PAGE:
Not a scandal from today’s sensational press but a story that can be read from a tenth century ivory casket or pyxis
Sometimes a single object can tell a very complex story about the times in which it was created. And this is the case with the al-Mughira pyxis, from the ivory workshops of Cordoba, and now held in the Louvre.
The Cordoba ivory workshops were renowned for the exquisite beauty of the objects they created. Understanding the iconography carved on the caskets is a fascinating study in itself. But this particular casket can be re-interpreted to expose a complex story of violence and intrigue from the court of the Cordoba Caliphate – a story that almost beggars belief.
The story will be unravelled by speaker Ian Cockburn at a lecture for The Arts Society Benahavis at 7 pm on Tuesday 29 October.
Ian is an art historian with an MA from the prestigious Courtald Institute. He specialises in the 800 years of Moorish occupation of Spain and in the Reconquest. He is also the founder of an arts tours company in Spain and in London lectures at the V and A and Christies.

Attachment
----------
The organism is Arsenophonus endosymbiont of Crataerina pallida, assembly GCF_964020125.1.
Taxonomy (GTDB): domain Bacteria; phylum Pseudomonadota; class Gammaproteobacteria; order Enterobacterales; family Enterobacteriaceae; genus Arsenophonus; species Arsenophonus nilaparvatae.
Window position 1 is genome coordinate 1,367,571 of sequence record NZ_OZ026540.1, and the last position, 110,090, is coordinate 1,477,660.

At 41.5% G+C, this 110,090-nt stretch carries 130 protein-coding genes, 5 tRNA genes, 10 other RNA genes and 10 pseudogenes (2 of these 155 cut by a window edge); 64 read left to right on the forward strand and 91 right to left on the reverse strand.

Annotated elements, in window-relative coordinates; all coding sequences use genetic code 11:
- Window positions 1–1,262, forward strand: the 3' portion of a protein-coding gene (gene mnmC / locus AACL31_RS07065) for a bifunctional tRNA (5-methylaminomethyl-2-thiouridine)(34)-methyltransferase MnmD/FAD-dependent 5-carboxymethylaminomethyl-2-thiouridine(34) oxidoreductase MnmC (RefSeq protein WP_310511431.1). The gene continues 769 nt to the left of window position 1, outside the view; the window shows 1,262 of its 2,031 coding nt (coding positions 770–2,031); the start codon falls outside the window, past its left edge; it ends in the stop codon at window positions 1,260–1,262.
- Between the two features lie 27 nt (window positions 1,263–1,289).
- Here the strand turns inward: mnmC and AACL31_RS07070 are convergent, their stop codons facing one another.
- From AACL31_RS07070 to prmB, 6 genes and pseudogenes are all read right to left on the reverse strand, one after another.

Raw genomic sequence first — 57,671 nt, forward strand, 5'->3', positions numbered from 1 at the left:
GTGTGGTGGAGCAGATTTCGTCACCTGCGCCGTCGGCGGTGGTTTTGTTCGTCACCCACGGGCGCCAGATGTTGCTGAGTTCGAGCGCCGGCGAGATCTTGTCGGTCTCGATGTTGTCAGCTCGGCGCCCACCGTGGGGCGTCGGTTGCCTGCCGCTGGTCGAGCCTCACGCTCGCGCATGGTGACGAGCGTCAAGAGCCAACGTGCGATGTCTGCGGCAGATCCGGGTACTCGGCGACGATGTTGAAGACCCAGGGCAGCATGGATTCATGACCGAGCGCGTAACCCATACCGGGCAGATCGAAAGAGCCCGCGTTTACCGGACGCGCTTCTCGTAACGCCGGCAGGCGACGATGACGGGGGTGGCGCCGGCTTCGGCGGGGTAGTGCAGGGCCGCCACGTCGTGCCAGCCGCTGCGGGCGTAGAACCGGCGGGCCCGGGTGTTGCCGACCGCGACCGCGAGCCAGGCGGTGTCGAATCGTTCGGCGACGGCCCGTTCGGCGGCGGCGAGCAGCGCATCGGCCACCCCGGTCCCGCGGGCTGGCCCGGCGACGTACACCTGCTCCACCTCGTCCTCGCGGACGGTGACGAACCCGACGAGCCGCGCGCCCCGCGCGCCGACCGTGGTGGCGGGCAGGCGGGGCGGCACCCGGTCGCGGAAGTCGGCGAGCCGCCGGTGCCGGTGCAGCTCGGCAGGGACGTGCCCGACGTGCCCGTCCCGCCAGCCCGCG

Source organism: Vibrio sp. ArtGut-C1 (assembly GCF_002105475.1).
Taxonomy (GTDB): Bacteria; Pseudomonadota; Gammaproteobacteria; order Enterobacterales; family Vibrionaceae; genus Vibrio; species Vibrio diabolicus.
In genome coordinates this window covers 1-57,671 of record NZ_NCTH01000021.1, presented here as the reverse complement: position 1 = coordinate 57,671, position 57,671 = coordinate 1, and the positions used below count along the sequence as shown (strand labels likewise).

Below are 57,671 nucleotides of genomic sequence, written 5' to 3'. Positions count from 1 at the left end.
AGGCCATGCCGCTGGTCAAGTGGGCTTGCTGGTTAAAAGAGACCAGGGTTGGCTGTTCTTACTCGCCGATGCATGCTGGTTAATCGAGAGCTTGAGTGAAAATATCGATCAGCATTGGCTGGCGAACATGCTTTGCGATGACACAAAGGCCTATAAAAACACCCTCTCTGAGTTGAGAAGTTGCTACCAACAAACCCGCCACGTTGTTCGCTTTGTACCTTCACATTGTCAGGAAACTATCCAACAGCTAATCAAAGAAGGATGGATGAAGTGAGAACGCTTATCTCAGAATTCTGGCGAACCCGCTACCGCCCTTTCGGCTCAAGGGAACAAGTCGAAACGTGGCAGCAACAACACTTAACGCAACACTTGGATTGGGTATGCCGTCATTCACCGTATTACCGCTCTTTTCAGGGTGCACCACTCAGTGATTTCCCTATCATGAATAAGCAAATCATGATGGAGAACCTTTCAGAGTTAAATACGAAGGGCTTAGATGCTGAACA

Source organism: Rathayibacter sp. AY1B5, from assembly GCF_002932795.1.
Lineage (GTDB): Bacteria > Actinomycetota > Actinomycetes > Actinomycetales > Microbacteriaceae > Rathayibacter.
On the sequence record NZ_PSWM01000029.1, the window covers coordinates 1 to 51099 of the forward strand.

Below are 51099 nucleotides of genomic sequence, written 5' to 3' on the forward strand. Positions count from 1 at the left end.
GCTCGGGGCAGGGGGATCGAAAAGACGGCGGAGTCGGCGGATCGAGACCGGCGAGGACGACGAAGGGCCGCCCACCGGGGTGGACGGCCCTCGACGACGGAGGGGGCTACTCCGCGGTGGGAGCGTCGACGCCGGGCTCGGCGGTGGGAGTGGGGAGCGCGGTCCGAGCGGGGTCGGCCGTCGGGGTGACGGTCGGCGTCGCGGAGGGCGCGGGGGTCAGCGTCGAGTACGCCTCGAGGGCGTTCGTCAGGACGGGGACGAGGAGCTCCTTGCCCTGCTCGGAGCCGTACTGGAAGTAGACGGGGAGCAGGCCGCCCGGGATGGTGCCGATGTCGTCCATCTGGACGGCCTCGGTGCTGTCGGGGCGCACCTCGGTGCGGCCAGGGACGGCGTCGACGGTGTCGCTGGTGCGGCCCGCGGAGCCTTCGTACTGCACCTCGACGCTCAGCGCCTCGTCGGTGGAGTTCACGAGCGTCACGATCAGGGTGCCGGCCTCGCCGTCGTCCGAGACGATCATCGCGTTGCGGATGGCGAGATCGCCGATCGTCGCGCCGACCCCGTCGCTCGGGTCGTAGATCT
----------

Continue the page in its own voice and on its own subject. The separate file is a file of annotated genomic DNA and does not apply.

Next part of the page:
Due to Covid 19 restrictions the lecture will be delivered by zoom. Visitors are welcome to join the audience for a fee of ten Euros by contacting Grace on (email@example.com)
Date: Tuesday October 29
Where: The Arts Society Benahavis
When: Starts at 7pm
More about the Carved Ivories in Al-Andalus (Islamic Spain)
Al-Andalus, the lands on the Iberian Peninsula (today, Spain), which were controlled by Muslims from 711 to 1492, are home to some of the most remarkable monuments of Islamic art. These include the Great Mosque of Cordoba, constructed by successive Umayyad Caliphs, and the Alhambra Palace, built by the final Islamic dynasty that controlled Al-Andalus, the Nasrids.
As stunning and impressive as the architecture of Al-Andalus was, the luxury arts, specifically the exquisite textiles and intricately carved ivory artefacts, produced in in royal workshops, also flourished. One of the best examples of this tradition is the Pyxis of al-Mughira.
Since the twilight years of the Roman Empire, carved ivory objects had been important elements of the artistic canon of the Mediterranean.
Ivory was durable, smooth, elegant, and easily carved, making it highly desirable for the creation of diptychs, pyxides (the plural of pyxis), and icons that could serve as single panels or could combined into diptychs or triptychs during the Byzantine Empire. Highly portable, they were often given as gifts.
Although ivory carving was practiced in Constantinople, Syria and Egypt, it was a new arrival in Al-Andalus, and there are no examples of ivory carved caskets before the reign of the Umayyad caliph, ‘Abd al-Rahman III (r. 929-61).